Ludlow-Taylor was inappropriate because DCPS failed to comply
with the procedural requirements of IDEA when it refused to
consider the schools he suggested. The Court finds that DCPS
complied with the procedural requirements of the IDEA. First,
although a parent must be involved in determining his child's placement, the fact that a
parent can "draft a better program than a state office does not
alone, entitle them to prevail under the Act." Kerkham,
862 F.2d at 886. Second, despite Mr. Simms contention to the
contrary, the Court is not convinced that DCPS refused to discuss
Mr. Simms's suggested schools. Instead, the Court finds that DCPS
suggested that Mr. Simms familiarize himself with the
Ludlow-Taylor program before he objected to the placement. Mr.
Simms did not consent to the placement. R. at 37-38. Instead, in
accordance with the Act, Mr. Simms sought an impartial due
process hearing to challenge DCPS's proposed placement. Id. at
110-13. That hearing was held on September 10, 2003. Accordingly,
the procedural requirements of the IDEA were satisfied.
The Court also finds that the proposed placement at
Ludlow-Taylor was reasonably designed to enable C.S. to receive
educational benefits. During the hearing, Phaedra Smith, a DCPS
Special Education Specialist, testified that Ludlow-Taylor was an
appropriate placement. Id. at 8. Mr. Simms was also given the
opportunity to provide evidence to contradict this testimony and
to identify an alternatively appropriate school. Id. at 9. He
did not do so. Id. Moreover, there is nothing in the record
before this Court to establish that the placement at
Ludlow-Taylor would not enable C.S. to receive the educational
benefits intended under the IDEA. Accordingly, this Court finds
that the placement at Ludlow-Taylor was appropriate. II. Compensatory Education Services
Finally, on February 12, 2003, a hearing officer determined
that DCPS failed to provide C.S. with a FAPE and required DCPS to
convene a MDT/IEP meeting. R. at 23. In addition, the hearing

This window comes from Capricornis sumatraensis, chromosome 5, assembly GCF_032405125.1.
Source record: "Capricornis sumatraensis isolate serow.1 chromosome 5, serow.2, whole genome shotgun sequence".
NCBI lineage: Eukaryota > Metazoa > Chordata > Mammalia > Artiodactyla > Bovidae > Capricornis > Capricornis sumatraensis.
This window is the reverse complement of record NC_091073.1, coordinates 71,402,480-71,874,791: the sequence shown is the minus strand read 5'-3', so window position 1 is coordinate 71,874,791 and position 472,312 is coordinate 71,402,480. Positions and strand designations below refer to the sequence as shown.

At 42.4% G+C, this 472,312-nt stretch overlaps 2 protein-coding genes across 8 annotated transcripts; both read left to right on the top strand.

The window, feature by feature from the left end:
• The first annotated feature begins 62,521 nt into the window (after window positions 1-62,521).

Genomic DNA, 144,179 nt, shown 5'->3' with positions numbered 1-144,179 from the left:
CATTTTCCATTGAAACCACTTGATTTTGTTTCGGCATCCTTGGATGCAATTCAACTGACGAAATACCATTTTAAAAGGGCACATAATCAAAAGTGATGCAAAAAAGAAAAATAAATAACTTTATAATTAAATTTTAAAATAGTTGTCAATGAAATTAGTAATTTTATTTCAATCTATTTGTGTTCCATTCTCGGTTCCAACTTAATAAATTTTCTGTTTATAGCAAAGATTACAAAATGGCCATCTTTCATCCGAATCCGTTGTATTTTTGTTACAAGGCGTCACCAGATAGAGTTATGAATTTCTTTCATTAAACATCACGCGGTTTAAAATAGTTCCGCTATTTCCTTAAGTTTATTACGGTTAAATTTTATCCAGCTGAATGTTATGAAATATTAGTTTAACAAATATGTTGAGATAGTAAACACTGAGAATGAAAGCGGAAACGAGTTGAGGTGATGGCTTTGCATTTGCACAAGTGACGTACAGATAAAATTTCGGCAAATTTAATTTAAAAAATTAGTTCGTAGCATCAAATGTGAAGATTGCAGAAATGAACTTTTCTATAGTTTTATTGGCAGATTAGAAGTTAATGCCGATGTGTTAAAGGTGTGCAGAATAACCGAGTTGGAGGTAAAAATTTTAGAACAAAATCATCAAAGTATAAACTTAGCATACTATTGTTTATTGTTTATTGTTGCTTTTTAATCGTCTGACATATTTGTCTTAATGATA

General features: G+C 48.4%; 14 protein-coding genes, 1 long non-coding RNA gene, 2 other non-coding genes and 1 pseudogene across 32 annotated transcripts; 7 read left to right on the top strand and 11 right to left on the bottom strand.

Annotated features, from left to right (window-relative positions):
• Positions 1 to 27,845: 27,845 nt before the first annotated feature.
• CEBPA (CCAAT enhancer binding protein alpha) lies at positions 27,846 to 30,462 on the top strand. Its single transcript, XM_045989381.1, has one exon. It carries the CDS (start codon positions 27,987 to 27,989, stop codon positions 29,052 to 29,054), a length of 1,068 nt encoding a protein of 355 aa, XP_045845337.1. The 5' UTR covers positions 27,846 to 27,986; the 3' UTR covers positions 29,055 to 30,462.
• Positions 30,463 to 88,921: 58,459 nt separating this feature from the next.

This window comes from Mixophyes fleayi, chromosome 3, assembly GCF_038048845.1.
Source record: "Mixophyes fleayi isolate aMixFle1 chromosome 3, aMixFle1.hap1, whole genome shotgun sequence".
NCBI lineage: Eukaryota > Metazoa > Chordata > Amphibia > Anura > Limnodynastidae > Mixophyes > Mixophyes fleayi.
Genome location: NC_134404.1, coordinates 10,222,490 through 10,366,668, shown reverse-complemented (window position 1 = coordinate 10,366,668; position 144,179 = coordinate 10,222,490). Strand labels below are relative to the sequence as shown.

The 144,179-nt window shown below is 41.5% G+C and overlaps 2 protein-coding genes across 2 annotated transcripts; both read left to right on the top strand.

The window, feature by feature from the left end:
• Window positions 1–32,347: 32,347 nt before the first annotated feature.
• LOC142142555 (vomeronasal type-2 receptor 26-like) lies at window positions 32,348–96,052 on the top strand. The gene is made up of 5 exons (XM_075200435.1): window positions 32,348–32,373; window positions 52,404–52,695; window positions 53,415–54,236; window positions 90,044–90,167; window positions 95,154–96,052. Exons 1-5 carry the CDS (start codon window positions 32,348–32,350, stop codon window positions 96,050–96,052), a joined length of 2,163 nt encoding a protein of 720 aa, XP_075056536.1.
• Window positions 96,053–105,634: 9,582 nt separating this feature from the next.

officer determined that a compensatory education award was to be
provided to C.S. from November 8, 2000 through an appropriate
placement. Id. "This award of compensatory education is
separate and apart from special education services appearing on
an IEP and is to be determined in amount, form and delivery at
the coming MDT/IEP meeting." Id. (emphasis added). The hearing
officer also provided that the award was to be reviewed at the
annual IEP review and if the MDT/IEP team decided "that the
student [was] not benefiting from the compensatory services or
[was] no longer in need of the compensatory services, this award
is to abate." Id.
In this action, Mr. Simms challenges DCPS's decision to
schedule only a part of the hours C.S. was entitled to receive.
DCPS provided Mr. Simms with a Compensatory Education Plan that
scheduled hours for the summers of 2003 and 2004. Id. at 86.
Mr. Simms refused to agree to the plan because it did not
schedule all of the hours C.S. was entitled to receive. Id.
DCPS informed Mr. Simms that once the Compensatory Education Plan
commenced "the MDT can come back to the table and determine if
additional time is needed." Id. The record demonstrates that
the award of compensatory hours was a maximum number of hours to
be awarded, if they were needed. Moreover, "because the child
[was] not attending a program it [was] unknown whether providing
additional specialized instruction would make a profound impact."
Id. at 5. The Court finds that this suggested procedure was not only consistent with
the procedures of the IDEA, but was also reasonably designed to
provide C.S. with beneficial educational services.
For the foregoing reasons, the Court grants defendant's motion
for summary judgment and denies plaintiff's motion for summary
judgment. An order consistent with this decision accompanies this
© 1992-2005 VersusLaw Inc.